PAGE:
Hornsey Lodge


The Metropolitan Escorting Officers Lodge

History of Our Venue at Barts

The Great Hall

The Great Hall is the central jewel in the crown of this magnificent heritage site. It is inside the Grade I listed North Wing which was built to house the financial and management functions of the hospital. The costs of running the hospital were not borne from taxes, insurance or private investment, but by voluntary donations from benefactors. The Governors used the hall to hold its meetings and to welcome and entertain the great and the good of the City to attract them to become donors, whose names and the sums of their donation were inscribed on its walls. Patient care was provided in the other wings of the hospital, as it still is today.

The Great Hall is situated on the first floor of The North Wing. It is approached by way of a grand staircase known as the Hogarth Stairs, the walls of which were decorated by William Hogarth (1697-1764). As the top of the staircase is reached, the Great Hall is accessed by a dominating doorway that opens up into the large Hall decorated with portraits and dedications to the early contributors to the redevelopment of the hospital. Most striking is the portrait of Henry VIII at the west end of the room, hands on hips and glaring down at all who enter. A combination of the majesty of the stairway and the ever-watching gaze of this most belligerent of monarchs makes this a suitably intimidating arena in which to examine final year medical students!

The Henry VIII portrait is a copy of an original that was hung in the Palace of Whitehall until it was destroyed by fire in 1698. The original was a group that depicted Henry with Jane Seymour, along with his parents, Henry VII and Elizabeth of York, the Queen Consort. The original hanging of the portrait in The Great Hall was supervised by James Gibbs and William Hogarth in 1738.

A central fireplace is decorated by a portrait of St Bartholomew. Opposite this is the Charter Window, not installed until 1743, depicting Henry VIII presenting his charter to Thomas Vicary, arguably the saviour of Barts in the 16th Century, on the foundation of the new hospital. Opposite Henry VIII and forever meeting his eye is a hung portrait of Edward VII. The Charter Window pre-dates the current building, having been installed from the previous Great Hall, dating to the 16th or 17th century.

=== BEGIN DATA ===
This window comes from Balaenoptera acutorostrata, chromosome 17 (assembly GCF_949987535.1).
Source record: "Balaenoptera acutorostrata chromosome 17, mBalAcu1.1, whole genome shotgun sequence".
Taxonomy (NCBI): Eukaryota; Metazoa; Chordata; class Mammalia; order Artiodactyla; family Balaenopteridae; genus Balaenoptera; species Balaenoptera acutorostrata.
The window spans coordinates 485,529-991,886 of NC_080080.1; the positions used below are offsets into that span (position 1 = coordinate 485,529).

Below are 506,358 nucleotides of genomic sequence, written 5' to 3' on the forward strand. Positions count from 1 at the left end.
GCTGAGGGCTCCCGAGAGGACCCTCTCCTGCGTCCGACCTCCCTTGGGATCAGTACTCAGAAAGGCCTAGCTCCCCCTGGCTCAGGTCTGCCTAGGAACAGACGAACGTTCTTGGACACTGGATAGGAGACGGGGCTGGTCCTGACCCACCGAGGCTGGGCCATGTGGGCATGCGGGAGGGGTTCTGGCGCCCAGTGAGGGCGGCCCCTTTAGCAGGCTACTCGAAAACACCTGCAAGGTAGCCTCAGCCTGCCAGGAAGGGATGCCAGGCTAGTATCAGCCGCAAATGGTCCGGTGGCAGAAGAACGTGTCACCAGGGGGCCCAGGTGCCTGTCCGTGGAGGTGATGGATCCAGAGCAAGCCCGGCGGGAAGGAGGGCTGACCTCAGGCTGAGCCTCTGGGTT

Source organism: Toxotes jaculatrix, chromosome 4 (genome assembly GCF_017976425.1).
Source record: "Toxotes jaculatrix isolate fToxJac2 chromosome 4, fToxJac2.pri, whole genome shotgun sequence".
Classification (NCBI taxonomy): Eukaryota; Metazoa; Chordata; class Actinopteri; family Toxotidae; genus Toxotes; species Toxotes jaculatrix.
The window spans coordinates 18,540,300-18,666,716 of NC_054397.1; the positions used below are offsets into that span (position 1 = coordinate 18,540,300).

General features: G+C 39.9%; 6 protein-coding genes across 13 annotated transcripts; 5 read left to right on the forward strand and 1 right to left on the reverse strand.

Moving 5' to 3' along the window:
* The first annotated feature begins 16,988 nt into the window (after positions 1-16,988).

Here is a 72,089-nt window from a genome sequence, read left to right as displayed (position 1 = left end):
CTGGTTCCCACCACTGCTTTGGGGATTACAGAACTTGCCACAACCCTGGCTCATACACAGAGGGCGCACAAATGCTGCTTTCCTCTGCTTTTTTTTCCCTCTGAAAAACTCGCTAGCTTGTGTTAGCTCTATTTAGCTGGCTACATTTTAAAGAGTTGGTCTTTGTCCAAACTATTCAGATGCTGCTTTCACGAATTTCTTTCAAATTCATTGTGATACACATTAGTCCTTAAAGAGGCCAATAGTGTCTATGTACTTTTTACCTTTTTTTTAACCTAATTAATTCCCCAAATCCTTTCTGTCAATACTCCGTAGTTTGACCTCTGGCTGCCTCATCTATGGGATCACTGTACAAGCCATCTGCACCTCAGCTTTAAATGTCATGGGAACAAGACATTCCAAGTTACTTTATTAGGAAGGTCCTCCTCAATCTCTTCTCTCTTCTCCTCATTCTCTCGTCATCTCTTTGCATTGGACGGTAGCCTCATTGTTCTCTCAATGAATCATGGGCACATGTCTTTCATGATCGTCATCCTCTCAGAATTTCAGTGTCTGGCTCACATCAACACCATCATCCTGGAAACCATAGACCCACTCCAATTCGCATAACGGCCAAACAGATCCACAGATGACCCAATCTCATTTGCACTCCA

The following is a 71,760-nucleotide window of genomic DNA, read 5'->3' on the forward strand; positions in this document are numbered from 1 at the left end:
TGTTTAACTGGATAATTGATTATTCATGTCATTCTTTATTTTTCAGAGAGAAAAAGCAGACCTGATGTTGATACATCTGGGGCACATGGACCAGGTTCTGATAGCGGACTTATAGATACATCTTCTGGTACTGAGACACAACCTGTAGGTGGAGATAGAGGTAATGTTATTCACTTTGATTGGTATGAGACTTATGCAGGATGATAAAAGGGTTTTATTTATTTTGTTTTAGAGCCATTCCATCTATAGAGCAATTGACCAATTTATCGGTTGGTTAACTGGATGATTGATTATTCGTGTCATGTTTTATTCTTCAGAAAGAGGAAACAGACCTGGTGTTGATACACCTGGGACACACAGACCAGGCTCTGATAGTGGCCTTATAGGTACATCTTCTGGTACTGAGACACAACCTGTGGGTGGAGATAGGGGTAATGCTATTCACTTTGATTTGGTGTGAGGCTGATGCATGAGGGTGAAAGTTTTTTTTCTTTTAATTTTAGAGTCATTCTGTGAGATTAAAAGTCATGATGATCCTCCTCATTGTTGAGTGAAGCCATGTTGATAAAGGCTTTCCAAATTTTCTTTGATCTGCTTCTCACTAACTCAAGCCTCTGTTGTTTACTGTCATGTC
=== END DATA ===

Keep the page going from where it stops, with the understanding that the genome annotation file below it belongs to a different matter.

Other important works include portraits of Percival Pott painted by Sir Joshua Reynolds and of James Paget by Sir John Millais, which along with portraits of John Abernethy and William Harvey hang in the rooms surrounding the Great Hall.

The ceiling was decorated in gold leaf by Jean Baptiste St Michell and represents his only work in England. The walls are lined with the names of the benefactors that supported the hospital from its re-foundation onwards and those that made the redevelopment of the hospital possible after the near-bankruptcy that it faced after The Fire of London. The names run from 1546 until 1905, at which point space ran out.

Following the inception of the NHS in 1948, the funding of Barts, like other hospitals became the responsibility of the government and so the functions of the Great Hall gradually changed to more general uses such as an examination hall for students, award ceremonies, receptions, dinners, cultural events and lodge meetings.

The Hogarth Staircase

The Great Hall is approached by way of a grand staircase, the Hogarth Stair, the walls of which were decorated by William Hogarth (1697-1764). Although often referred to as murals, they are in fact canvases. Hogarth was well-known at the time for his paintings and engravings. His artworks were studies of everyday life, perhaps more accessible in this regard, and commonly resembling caricatures.

Hogarth was born in Bartholomew Close, which now contains many of the medical school buildings. He was incensed to discover that an artist from the continent (Jacopo Amigoni) had been approached to provide artwork for The North Wing’s staircase and offered to do so free of charge. His paintings depict The Pool of Bethesda and The Good Samaritan.

These devotional paintings were strongly reminiscent of Italian art of the same period but the individuals depicted are strikingly original and the portrayal of Christ is often considered to be one of great dignity. This might be explained by the fact that although we know that the figures were painted by Hogarth, George Lambert, who made his name from painting scenery at Covent Garden is thought to have painted the landscape in the later painting, and possibly in both.

These invaluable works of art need protection and ongoing care. Twelve years after their completion, it is noted in the Governors’ minutes that they were already in need of cleaning. This entry in the minutes determines that Hogarth was to be consulted as to how this would best be done. The artist had them cleaned at his own expense two years later in 1751. Hogarth had specifically requested that the completed canvases never be varnished. Unfortunately, we know that nobody listened, as when they were cleaned in the 1930s, seven coats of varnish were removed.  As an indication of how much dirt the paintings accumulated, when they were again cleaned in the 1960s it was only then that the inscription in the foundation stone in the second tableau was discovered.

The paintings are still used as an educational tool as the characters portrayed are thought to be patients from the hospital, many of whose conditions are recognisable to the trained eye. None of the illnesses are exaggerated, perhaps unusually for an artist known for caricatures, and reflect a handful of illnesses that would have been seen regularly at the hospital during Hogarth’s time.


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